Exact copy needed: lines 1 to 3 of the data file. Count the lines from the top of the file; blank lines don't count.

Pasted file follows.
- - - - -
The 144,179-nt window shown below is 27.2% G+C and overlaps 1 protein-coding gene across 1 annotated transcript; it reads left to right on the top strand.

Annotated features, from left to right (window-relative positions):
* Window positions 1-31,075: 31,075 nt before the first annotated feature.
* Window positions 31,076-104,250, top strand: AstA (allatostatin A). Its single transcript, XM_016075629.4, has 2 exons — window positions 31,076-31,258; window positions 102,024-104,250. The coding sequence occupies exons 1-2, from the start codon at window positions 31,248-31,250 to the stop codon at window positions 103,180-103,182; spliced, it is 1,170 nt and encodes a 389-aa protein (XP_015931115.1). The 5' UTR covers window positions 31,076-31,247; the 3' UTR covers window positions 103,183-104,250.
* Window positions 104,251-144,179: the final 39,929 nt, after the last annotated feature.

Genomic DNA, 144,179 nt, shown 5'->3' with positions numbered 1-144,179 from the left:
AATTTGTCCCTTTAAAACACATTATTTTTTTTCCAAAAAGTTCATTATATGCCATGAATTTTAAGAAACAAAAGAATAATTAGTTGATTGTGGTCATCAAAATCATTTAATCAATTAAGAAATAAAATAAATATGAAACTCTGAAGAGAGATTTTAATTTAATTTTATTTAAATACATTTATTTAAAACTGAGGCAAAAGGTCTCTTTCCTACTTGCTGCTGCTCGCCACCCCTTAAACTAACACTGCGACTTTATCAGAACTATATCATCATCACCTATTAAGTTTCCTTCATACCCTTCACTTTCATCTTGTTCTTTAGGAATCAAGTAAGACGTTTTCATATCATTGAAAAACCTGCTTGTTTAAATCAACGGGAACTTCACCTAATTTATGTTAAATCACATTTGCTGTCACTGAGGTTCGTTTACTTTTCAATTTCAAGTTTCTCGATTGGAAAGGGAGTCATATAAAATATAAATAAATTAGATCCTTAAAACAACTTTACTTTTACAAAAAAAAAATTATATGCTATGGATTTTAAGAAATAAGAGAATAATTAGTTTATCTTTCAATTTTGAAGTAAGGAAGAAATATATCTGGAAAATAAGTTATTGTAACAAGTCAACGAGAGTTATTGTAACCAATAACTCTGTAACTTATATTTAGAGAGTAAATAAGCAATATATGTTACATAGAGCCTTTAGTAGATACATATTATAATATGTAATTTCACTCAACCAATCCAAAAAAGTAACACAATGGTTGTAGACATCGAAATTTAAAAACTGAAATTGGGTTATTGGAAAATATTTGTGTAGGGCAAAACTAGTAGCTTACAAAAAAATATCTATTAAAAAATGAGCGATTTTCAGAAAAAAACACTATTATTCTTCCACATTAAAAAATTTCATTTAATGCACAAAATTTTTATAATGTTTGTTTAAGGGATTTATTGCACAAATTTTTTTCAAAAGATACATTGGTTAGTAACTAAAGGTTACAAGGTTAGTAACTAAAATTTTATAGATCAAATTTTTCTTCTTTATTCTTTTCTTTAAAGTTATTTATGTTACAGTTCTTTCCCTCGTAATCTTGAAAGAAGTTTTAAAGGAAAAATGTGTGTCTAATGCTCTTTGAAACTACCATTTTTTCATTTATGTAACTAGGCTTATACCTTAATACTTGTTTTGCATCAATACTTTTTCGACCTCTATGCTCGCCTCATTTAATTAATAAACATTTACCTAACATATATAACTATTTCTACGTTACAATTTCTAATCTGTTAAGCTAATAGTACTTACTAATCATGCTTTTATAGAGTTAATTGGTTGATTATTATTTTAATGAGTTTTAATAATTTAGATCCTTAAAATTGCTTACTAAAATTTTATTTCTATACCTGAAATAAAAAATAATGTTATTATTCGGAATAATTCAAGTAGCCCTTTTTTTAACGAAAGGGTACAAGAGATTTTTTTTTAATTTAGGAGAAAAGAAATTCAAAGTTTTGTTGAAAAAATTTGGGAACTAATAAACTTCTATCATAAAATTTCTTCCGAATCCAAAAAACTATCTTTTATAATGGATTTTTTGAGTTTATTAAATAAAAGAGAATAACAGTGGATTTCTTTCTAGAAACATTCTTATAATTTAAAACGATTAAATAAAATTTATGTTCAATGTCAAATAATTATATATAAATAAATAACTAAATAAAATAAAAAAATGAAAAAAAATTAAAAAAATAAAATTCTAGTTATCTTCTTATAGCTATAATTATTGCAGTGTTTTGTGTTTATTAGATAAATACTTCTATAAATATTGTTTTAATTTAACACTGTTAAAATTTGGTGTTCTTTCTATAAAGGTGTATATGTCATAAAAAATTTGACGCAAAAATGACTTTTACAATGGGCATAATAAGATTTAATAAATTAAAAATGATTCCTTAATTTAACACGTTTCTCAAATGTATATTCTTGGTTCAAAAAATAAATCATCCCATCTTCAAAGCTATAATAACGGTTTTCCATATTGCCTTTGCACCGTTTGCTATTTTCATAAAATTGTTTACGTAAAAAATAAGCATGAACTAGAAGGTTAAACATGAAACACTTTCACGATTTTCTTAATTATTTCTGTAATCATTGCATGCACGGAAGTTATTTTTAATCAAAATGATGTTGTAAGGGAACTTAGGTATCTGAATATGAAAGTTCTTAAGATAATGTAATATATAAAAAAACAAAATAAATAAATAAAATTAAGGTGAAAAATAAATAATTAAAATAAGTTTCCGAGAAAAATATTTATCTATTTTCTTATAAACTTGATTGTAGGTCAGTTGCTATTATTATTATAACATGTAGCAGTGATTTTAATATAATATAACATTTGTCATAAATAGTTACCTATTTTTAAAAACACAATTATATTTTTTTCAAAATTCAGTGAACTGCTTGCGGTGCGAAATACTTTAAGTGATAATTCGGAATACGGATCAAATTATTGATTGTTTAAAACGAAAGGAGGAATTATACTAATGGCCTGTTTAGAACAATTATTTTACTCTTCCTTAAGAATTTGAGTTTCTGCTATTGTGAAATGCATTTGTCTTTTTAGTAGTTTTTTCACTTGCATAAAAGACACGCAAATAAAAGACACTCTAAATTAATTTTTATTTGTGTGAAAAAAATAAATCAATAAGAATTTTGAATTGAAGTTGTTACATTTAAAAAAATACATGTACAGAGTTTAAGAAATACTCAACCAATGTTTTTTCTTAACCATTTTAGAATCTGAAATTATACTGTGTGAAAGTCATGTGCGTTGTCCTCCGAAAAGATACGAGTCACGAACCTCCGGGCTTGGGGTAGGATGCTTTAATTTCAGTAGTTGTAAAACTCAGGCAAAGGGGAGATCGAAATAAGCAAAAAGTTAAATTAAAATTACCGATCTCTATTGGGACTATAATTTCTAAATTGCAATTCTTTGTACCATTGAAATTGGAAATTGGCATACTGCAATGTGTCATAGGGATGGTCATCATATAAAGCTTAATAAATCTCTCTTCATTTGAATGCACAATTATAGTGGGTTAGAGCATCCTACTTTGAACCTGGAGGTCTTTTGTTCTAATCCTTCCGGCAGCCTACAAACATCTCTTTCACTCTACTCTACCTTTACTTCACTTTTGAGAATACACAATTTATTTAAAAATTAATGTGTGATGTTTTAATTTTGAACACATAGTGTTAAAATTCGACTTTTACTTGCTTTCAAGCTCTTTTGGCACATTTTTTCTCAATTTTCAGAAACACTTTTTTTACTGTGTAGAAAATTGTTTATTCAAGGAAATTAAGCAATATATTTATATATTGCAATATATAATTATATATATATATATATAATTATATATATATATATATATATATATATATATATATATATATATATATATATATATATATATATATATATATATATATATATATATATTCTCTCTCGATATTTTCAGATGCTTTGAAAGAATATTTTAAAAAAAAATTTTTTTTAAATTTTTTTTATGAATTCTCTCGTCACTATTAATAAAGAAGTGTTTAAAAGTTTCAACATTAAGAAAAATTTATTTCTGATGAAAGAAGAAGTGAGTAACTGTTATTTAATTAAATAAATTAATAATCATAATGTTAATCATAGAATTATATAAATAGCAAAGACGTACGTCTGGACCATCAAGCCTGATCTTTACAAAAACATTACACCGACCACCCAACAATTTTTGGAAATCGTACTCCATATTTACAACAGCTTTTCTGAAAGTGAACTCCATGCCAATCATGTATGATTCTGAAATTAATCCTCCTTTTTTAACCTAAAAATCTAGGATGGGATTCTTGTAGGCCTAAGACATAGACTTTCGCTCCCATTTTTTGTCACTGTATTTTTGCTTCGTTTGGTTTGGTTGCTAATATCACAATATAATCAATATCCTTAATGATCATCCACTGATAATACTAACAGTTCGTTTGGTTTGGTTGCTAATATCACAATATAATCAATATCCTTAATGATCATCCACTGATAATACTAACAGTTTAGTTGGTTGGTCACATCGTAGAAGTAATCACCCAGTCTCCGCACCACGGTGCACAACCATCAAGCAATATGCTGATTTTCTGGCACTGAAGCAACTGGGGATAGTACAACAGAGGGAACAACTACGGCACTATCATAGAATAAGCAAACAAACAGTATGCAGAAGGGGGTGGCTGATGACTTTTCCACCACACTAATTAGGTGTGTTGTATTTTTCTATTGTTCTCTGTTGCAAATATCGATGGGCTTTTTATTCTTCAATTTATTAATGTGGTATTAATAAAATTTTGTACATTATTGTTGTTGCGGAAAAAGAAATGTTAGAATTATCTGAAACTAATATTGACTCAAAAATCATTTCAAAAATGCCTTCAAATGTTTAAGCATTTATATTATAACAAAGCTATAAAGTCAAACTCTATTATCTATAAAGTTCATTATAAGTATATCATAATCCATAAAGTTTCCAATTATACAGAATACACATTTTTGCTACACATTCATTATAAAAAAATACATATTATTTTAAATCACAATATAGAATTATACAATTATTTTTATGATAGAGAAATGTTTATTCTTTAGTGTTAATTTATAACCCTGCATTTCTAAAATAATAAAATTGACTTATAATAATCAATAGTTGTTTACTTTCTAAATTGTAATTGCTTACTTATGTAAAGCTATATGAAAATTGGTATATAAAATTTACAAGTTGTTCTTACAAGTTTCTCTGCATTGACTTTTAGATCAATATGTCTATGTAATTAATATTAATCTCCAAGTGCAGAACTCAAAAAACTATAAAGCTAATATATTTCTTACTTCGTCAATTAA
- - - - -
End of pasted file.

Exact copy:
The 144,179-nt window shown below is 27.2% G+C and overlaps 1 protein-coding gene across 1 annotated transcript; it reads left to right on the top strand.

Annotated features, from left to right (window-relative positions):
* Window positions 1-31,075: 31,075 nt before the first annotated feature.